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Old 11-28-2007, 07:24 PM
 
Location: charlotte, nc
273 posts, read 1,174,875 times
Reputation: 127

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Visited Belmont for the 1st time since I've been in Charlotte. I went to shooters express to purchase some new firearms and sign up for a range membership. I drove around the town a little bit, and was very unimpressed at first. I accidentally stumbled across the Main Street area and all of a sudden I went from to . Those houses are insanely big and so out of place compared to the rest of the area that I drove around. I do, however, like the shops along mainstreet and the quaint feel it offers. I think that is pretty cool, and I wouldnt mind going to that steakhouse to see what its like for myself. I can tell by driving up and down a few streets that it will blow up soon and grow a lot, hopefully for the good. Looks like construction and new things will be popping up soon and often. Again I was just shocked to go from the small barren looking neighborhood by 1st street-11th street then all of a sudden ending up down the street looking at ginormous mansions. Who needs a house that big? Someone with 20 kids?
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Old 11-28-2007, 07:50 PM
 
Location: The 12th State
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I never been to that city are these large homes older homes if so what generation or are they rather new? Thanks
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Old 11-28-2007, 10:14 PM
 
Location: Charlotte
2,447 posts, read 6,386,082 times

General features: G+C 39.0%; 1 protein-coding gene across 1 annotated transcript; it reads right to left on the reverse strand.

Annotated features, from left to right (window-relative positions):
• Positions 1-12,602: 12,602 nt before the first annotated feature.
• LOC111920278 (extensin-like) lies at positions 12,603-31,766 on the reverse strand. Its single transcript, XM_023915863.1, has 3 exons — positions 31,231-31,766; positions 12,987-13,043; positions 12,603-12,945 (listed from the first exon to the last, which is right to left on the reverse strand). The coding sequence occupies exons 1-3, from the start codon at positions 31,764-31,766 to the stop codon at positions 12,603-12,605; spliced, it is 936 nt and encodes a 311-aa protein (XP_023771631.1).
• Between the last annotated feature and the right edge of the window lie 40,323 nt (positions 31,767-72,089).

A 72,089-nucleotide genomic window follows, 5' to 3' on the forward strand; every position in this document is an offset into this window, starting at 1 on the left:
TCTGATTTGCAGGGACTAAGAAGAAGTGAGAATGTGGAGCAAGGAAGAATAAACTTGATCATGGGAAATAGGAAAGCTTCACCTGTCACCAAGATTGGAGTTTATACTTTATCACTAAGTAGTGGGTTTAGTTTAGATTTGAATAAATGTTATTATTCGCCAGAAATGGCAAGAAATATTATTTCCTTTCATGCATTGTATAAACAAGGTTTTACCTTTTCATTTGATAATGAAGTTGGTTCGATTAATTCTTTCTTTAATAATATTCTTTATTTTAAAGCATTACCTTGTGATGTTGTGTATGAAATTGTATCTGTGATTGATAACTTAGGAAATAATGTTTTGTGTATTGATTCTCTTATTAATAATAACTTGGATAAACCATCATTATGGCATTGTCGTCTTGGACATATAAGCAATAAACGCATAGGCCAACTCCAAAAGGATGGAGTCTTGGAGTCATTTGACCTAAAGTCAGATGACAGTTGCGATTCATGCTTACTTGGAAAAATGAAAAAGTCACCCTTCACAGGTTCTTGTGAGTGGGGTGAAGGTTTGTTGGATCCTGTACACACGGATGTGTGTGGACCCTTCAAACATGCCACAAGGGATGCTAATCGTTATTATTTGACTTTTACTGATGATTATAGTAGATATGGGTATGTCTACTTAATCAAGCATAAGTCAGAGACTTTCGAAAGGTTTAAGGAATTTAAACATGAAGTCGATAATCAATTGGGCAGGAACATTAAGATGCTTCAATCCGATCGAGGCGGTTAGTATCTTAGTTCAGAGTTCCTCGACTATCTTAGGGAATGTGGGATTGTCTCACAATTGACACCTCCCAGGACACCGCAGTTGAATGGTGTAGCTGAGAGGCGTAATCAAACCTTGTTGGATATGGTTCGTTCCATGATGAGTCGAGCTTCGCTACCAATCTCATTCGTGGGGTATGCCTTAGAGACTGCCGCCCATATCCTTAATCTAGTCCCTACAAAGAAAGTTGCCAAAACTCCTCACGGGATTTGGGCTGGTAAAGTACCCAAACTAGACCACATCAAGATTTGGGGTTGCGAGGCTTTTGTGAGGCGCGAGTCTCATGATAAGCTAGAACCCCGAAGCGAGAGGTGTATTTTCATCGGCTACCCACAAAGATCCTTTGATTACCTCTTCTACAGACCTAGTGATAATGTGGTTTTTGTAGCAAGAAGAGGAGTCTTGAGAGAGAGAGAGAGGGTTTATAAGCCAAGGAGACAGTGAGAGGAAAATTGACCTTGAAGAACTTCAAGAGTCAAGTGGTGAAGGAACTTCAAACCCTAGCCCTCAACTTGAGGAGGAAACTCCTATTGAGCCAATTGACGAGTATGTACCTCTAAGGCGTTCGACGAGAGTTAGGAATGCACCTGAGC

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Belmont has already started to boom but seems to have their growth in check.

It is a popular choice for people commuting to Charlotte, South Carolina and Gastonia. There are new developments with McMansion homes but their are several established neighborhoods as well. It sounds like you only saw a very small part of the town. There are many nice, family neighborhoods. The small homes you saw are older houses from when mills where the primary source of work in the county. While there are some new homes right as you enter downtown, some of the big houses (mansions) you saw were built by the owners (or family members) of those mills.



Here is some info. from the Belmont Chamber of Commerce

Quote:
When the industrial revolution made it possible for people to earn a living from work other than farming, mills were built along the rivers and towns grew around the mills. Belmont, Cramerton, Lowell, McAdenville, Mount Holly and Stanley all trace their origins to textiles, and the industry was good for the towns for many decades.

A few textile companies, such as Pharr Yarns, R.L. Stowe Mills, American & Efird and Parkdale Mills, continue to thrive, providing jobs for workers and supporting the communities where their plants still run. But the Information Age and the booming Charlotte metropolitan market are ushering in a new revolution, once again bringing change to the communities of eastern Gaston County.


Most of the formerly bustling textile mills are closed and many have been demolished. Mill villages that grew up around the plants also are disappearing. In their place upscale subdivisions are springing up, often with single homes costing nearly as much to build as an entire mill cost a century ago.
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Old 11-29-2007, 04:59 AM
 
Location: charlotte, nc
273 posts, read 1,174,875 times
Reputation: 127
Quote:
Originally Posted by NCgirl View Post
Belmont has already started to boom but seems to have their growth in check.